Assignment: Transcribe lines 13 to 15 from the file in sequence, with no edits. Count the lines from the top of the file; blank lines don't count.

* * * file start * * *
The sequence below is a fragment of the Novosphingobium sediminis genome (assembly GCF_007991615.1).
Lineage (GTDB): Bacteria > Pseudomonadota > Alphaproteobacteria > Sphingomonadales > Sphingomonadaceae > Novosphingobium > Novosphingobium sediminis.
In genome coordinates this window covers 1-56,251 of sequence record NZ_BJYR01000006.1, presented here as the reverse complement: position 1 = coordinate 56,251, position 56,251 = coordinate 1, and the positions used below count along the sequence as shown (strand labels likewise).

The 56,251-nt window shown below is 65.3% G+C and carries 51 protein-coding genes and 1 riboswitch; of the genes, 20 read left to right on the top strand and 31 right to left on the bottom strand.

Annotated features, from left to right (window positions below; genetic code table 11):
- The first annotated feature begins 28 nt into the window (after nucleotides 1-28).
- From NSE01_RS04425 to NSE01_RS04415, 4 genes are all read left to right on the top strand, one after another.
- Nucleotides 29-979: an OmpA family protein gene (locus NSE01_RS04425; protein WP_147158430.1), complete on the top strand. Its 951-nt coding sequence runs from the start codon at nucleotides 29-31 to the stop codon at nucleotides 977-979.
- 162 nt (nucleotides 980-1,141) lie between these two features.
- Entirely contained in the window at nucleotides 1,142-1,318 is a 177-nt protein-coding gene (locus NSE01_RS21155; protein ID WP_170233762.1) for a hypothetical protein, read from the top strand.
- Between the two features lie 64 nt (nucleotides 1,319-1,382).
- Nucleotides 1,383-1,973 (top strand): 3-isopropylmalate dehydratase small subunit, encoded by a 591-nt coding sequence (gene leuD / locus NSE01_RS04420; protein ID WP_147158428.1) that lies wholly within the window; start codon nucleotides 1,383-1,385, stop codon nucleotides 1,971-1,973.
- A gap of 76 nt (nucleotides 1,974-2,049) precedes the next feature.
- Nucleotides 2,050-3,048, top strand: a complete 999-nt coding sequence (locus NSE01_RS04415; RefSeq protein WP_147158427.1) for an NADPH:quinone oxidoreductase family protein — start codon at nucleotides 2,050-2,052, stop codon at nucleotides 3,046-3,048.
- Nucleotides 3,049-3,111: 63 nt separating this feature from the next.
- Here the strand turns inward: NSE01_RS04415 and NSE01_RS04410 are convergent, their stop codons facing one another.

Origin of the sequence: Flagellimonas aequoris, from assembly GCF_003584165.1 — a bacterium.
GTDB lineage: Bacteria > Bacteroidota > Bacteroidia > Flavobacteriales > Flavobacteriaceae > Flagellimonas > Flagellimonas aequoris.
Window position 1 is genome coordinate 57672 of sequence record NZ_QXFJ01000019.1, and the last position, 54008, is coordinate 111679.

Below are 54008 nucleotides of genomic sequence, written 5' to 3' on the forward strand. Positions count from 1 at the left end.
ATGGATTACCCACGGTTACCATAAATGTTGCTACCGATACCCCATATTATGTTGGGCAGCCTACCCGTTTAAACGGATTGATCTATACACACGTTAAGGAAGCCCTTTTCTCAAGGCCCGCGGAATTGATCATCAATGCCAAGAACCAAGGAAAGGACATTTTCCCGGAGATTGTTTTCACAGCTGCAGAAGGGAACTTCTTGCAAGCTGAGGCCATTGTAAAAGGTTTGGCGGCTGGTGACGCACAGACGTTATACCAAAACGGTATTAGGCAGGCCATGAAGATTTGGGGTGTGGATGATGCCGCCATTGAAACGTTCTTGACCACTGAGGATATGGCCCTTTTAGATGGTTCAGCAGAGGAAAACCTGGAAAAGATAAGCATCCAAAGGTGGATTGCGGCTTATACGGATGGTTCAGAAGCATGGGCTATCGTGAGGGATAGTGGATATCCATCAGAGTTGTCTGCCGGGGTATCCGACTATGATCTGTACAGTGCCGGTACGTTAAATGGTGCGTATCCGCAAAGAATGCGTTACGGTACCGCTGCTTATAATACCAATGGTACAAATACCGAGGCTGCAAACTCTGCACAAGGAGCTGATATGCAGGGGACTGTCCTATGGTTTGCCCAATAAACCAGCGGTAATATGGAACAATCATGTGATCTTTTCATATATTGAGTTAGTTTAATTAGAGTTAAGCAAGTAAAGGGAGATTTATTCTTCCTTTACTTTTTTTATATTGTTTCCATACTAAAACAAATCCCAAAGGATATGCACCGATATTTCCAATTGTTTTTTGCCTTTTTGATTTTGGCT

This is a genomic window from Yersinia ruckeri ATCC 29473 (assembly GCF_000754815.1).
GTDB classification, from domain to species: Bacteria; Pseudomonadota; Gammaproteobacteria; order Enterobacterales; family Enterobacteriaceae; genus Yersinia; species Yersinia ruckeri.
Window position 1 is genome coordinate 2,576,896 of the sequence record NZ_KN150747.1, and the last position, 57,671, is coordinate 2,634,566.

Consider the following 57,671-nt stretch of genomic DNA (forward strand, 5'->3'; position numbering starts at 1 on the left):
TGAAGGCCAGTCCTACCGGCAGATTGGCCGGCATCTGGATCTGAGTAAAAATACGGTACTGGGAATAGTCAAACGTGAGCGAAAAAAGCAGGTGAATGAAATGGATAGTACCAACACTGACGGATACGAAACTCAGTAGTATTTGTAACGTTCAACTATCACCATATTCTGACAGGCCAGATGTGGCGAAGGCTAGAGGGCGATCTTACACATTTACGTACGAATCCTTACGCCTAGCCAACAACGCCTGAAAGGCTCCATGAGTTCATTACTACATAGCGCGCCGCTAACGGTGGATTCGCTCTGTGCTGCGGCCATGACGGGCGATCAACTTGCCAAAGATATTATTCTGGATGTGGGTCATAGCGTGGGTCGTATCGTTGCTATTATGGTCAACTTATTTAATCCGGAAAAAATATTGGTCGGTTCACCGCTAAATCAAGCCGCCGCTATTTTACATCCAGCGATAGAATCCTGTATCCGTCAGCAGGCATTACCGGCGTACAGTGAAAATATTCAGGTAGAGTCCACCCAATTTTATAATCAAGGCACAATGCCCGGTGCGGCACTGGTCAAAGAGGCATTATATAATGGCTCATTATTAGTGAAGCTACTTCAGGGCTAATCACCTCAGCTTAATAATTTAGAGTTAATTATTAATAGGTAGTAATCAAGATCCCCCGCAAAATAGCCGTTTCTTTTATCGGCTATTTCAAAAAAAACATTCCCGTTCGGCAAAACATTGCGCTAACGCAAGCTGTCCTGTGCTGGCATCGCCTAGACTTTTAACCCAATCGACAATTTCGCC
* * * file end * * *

- A gap of 76 nt (nucleotides 1,974-2,049) precedes the next feature.
- Nucleotides 2,050-3,048, top strand: a complete 999-nt coding sequence (locus NSE01_RS04415; RefSeq protein WP_147158427.1) for an NADPH:quinone oxidoreductase family protein — start codon at nucleotides 2,050-2,052, stop codon at nucleotides 3,046-3,048.
- Nucleotides 3,049-3,111: 63 nt separating this feature from the next.